Politics of the belly


The number of political parties on the books of the Registrar of Societies is quite shocking.

A number of parties have failed to actively participate in elections since they were founded. The question that begs an immediate answer is, “What values do some of these registered-for-nothing political parties espouse?”

It is our considered view that individuals behind some of these parties must have been driven by either some ulterior motive for self-aggrandisement or advancing some personal agenda and not to serve the people of this country.

They therefore lack the conviction and passion to live by set values, if at all they have any, to make selfless contribution in the quest to serve humanity in the manner the likes of Mahatma Ghandi of India and Nelson Mandela of South Africa did at the time they rose to such positions.

The conduct of such visionless and valueless political leaders leaves much to be desired.  This is purely political prostitution. Just look at their behaviour when it is time for general elections. They are usually the first ones to jump ship or defecting to the seemingly more promising political party in the name of endorsement.

The genuineness of such support is, in fact, highly questionable as it has become crystal clear that after all they merely rally behind others with the sole hope of being given jobs. This is manifestly noticed when they begin to complain if not given what was promised to them.

We are fully aware that with the current political dispensation in which for a political party to emerge victorious and form government it must garner 50 percent plus one of the validly cast votes, this puts many of these briefcase political parties on the pedestal.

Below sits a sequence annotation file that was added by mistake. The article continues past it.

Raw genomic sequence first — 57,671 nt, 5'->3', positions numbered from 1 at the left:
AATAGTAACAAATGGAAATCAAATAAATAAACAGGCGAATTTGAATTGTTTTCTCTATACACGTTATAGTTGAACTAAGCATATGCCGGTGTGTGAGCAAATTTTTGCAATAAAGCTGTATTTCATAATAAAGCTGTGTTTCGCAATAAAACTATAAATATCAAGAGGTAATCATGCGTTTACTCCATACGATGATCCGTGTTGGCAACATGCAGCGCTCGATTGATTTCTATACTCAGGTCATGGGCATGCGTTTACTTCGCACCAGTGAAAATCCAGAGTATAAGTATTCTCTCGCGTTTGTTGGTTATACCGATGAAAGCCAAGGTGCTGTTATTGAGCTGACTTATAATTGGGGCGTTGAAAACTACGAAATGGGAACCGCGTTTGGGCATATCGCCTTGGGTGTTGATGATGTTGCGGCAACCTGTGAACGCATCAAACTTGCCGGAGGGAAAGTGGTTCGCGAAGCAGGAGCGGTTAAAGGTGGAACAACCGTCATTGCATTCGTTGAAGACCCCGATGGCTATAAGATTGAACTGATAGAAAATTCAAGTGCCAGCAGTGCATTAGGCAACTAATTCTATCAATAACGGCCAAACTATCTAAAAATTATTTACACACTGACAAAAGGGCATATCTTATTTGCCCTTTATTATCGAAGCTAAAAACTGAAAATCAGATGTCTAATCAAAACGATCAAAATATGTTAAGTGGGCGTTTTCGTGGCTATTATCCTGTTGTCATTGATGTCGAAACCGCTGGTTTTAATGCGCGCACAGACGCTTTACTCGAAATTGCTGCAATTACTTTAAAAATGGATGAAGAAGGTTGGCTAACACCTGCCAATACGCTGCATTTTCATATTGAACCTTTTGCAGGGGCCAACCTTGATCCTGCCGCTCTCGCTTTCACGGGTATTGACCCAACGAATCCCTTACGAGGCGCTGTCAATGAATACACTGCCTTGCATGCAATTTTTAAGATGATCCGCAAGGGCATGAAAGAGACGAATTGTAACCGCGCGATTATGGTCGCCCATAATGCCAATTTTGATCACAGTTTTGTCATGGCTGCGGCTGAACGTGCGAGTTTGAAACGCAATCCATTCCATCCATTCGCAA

It is understandable that, for some this is their very first foray into the political arena but others have simply become stunted and only exist on paper and highly passive to a point of extinction. One characteristic of many of such parties is the feature of hibernating after the general elections and only resurfacing a few months before elections.

Is this all there is for the sake of having a name of being some president of a certain political party? Some of them have purely remained as one-man or ‘nashala neka’ political parties. Unfortunately, such is the only longstanding value they have been known and seem to stand for.

This spineless political behaviour exhibited by the majority of such leaders who stand for nothing worth fighting for is uninspiring to say the least. Could this be typical of what the old man Daniel Munkombwe called politics of the belly?

Surely, there is need for political leaders to stand by a set of values upon which their political parties are founded if we are to see meaningful political development in our democracy.

Categorized | Editorial

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